Lee: You've done a number of stories based on your own life, from the 26 Fairmont Avenue chapter book series to picture books like "The Baby Sister" and "The Art Lesson." Are you proof of write what you know?
Tomie: Yeah. That's kind of a recurring theme in literature over the years, isn't it? I remember two examples really well from literature, one was Little Women, where Jo wrote this grandiose, romantic story and the Professor, who she eventually marries, says to her, 'yes, you're a good writer, but you've written a story about something that really doesn't exist, only in your head, and you should write what you know' and she wrote My Beth.
And the same in Mama's bank Account, or, I Remember Mama, the character of Mama takes Kathryn's manuscript to a writer, a lady writer, and asks her to read it, and the lady writer says the same thing that she's not writing about what she knows, she's writing about something that she's in love with or romanticizing about. So Kathryn sits down and writes I Remember Mama, and it becomes a huge success.
And I think that's something that young writers have to learn, and they don't often learn it until they have some dismal failures. That's what school's for, I think, to have dismal failures, one after the other, and then Eureka, you've found it, and usually it's right there at home.
That theme of looking where you live, or looking inside yourself, is recurrent all through the history of literature and art. When I got brave enough to write - the picture books were easy. In fact, in the first picture books, I felt I could take a little bit of license, I could leave stuff out. I could not get adamant about no, no, that happened in second grade, not in first grade, etc... I even spelled my name differently, I spelled it T-O-M-M-Y.
Lee: I noticed that. Yeah, in "The Art Lesson."
Tomie: Yeah, and in some of the other autobiographical picture books, but in the 26 Fairmount Avenue books, I was adamant about making those books as honest and as truthful as I could remember. The poor editors that worked with me on those - I'd say, 'No, I'm not going to over-dramatize that because that's not the way it happened.' (Laughs) It was a bore for an editor.
If someone had told me thirty, forty years ago. I started out... almost fifty years ago. My first illustrations were published in 1964. If someone had told me that I would be writing the story of my own life, I would have told them they were out of their minds. Because none of us think our lives are interesting enough. But it was the children who said, 'we want to hear more about your life.' I've got one more in me - one more 26 Fairmount Avenue book in me. I'm just trying to find the time and the health to do it.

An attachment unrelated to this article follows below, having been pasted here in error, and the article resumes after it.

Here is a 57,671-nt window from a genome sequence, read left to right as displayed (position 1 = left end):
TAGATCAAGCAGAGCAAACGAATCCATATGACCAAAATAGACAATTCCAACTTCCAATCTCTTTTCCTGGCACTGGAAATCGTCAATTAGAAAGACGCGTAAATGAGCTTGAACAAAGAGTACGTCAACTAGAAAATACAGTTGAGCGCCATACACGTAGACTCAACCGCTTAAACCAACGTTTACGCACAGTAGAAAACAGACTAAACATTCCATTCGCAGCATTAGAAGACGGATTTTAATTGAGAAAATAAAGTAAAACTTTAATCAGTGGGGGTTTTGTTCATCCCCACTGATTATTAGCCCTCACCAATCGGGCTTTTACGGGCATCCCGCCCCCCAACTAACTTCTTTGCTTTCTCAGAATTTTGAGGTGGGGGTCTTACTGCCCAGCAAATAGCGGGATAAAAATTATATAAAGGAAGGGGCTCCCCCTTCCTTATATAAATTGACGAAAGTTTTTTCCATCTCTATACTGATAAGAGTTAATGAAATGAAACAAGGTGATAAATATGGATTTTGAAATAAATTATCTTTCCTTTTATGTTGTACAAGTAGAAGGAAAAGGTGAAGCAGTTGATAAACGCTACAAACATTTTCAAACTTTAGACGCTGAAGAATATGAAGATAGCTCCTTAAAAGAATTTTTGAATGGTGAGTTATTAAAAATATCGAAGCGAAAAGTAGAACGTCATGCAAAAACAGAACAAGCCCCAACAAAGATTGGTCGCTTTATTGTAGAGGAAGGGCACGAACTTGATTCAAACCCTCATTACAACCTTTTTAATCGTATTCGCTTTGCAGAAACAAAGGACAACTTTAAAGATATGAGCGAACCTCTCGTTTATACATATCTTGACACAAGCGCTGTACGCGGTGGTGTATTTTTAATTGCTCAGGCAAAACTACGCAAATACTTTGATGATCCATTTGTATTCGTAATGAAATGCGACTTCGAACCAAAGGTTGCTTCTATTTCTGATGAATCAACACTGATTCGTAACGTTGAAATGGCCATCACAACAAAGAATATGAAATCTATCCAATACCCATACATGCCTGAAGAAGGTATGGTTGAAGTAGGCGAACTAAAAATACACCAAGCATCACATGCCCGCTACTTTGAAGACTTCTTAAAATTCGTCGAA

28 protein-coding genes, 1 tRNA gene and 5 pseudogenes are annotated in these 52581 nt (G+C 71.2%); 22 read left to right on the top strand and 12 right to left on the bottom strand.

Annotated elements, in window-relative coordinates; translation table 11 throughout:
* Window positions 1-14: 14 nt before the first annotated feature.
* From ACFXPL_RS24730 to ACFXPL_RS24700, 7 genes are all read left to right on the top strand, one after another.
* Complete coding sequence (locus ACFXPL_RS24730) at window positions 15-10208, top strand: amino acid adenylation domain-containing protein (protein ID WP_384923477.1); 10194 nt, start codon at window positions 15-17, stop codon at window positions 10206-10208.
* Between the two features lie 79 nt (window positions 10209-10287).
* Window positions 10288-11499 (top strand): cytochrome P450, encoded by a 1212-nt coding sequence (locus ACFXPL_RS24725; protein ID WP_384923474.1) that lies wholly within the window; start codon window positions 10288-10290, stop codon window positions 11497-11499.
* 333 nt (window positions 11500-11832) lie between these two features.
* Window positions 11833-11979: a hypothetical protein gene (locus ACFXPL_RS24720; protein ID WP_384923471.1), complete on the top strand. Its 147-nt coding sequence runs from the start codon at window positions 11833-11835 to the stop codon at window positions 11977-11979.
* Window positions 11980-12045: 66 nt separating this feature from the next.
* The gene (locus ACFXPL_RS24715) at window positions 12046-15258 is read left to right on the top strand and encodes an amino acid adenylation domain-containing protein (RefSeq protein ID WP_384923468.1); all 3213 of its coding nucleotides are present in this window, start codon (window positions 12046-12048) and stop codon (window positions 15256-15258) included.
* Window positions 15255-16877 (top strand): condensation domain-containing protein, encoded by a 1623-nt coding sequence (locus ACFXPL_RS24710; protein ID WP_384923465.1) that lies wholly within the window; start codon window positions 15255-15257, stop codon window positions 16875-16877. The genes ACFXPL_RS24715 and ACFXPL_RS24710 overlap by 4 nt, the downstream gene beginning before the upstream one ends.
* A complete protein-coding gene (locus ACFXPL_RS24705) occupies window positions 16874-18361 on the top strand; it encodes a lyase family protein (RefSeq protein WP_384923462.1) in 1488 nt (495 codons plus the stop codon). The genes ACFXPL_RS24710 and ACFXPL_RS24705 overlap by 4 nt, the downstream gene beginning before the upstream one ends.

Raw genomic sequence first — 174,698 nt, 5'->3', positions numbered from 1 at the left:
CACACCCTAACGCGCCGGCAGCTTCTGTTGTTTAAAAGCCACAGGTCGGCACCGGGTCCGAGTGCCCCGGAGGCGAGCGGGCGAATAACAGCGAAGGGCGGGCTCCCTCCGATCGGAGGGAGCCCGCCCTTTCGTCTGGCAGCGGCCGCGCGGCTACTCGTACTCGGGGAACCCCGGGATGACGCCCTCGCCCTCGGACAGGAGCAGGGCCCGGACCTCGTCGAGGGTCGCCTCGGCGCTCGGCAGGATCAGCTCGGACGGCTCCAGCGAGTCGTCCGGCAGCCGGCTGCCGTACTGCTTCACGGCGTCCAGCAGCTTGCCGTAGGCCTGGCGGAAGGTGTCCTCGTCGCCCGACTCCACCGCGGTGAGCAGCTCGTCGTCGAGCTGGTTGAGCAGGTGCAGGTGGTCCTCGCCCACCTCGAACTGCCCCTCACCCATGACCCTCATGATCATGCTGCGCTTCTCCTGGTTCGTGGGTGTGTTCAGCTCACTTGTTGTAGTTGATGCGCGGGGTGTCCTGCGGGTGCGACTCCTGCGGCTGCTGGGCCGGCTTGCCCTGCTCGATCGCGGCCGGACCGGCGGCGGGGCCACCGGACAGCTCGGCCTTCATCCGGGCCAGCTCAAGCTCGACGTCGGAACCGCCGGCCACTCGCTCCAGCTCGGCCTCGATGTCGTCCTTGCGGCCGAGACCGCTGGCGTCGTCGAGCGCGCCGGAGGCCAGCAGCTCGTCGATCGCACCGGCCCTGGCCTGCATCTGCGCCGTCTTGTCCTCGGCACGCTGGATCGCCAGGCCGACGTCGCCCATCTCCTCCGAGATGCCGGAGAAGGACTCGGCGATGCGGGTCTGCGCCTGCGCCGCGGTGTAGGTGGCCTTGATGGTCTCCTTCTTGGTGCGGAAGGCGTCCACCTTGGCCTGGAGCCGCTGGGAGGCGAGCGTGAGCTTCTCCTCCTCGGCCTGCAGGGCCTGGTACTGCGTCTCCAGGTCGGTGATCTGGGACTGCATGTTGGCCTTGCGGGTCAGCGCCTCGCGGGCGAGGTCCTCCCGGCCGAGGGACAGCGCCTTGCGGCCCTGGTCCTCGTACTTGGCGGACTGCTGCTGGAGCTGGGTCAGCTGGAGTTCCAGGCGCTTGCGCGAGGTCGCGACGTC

Lee: But, then again, you were never chased out of your house by an overflowing pot of pasta [like in "Strega Nona"] were you?
Tomie: No... but I had to face a Mount Vesuvius of pasta by my Italian grandmother when I was only five and I wasn't allowed to leave the table until I finished it.
Lee: Ah, so maybe it's 'Write the emotional truth you know?'
Tomie: (Laughs) Exactly! But I got even, you know what I did? I finished the pasta. I think it took hours. My older brother, he was like a vacuum cleaner. Anything you put in front of him, it was gone in two seconds. I was a very picky eater with certain things, and one of the things I didn't like was this pasta, with... well of course, Italian Americans call it 'gravy,' you know, tomato sauce on it. And because a child, with my Italian grandmother, you didn't get any meat or vegetables until you got a job. All you got was the pasta. And my mother couldn't say, 'no, he's eaten enough.' My Italian grandmother, besides saying 'hello' she said 'mangia' - eat.
And so, what I did, and I tried to put it in the book, and the editor at the time was too timid to let me do it. I wanted to call it 'The pisgetti book.' Because of course no child can pronounce spaghetti until they're in high school. Every child I know says 'pisgetti.' I ate the big dish of spaghetti and then I promptly threw it up. (Laughs) And my grandmother never made me eat a big plate of it again!
Lee: (Laughs) Oh man, I want the re-issued version of that! You have to go back to that one - that's awesome. That's so much more honest, right?
Two of my favorite books of yours have really strong messages about social issues. One is "Oliver Button is a Sissy."
Tomie: Oh, thank you.
Lee: And I'll let you know that the final page turn has me fighting back tears every time I read it.
Tomie: You know, that's based on something that actually happened to me.
Lee: Wow. I didn't know that.
Tomie: Yeah, I wasn't brave enough to sort of say it, back when that book... that book was way ahead of it's time, and Barbara Lucas, my editor, was very very brave to let me use the word "Sissy" in the title. And it's amazing - as far as I know, that book was never banned from a library. For whatever reason. This is Banned Books week, and there have been all these articles about "Heather Has Two Mommies" and "My Daddy's Roommate" and "My Uncle's Wedding" - there's a whole list of them online about which books have been banned and how many times over the years people have asked for them to be taken out of libraries.
I've had books of mine that they've asked to take out of the libraries, but not anything because of being a sissy, I had the Chicken - I can't remember the exact name of it - but it was like the 'Poultry Benevolent Society' on my back for two or three years because of my book "Tom," about my grandfather.
Because in that book, my grandfather actually gave me, every week, he was a butcher, he gave me chicken feet to take home. And I would take the nails, and I learned how to move them by moving the tendons. And they thought that was... First of all, it was terrible that someone actually cut the chicken feet off the dead chickens... this is the way some people think, you know?
But Oliver Button, thank you. And what was the other one?
Lee: "The Knight and The Dragon"
Tomie: Oh, really? Oh, that's interesting.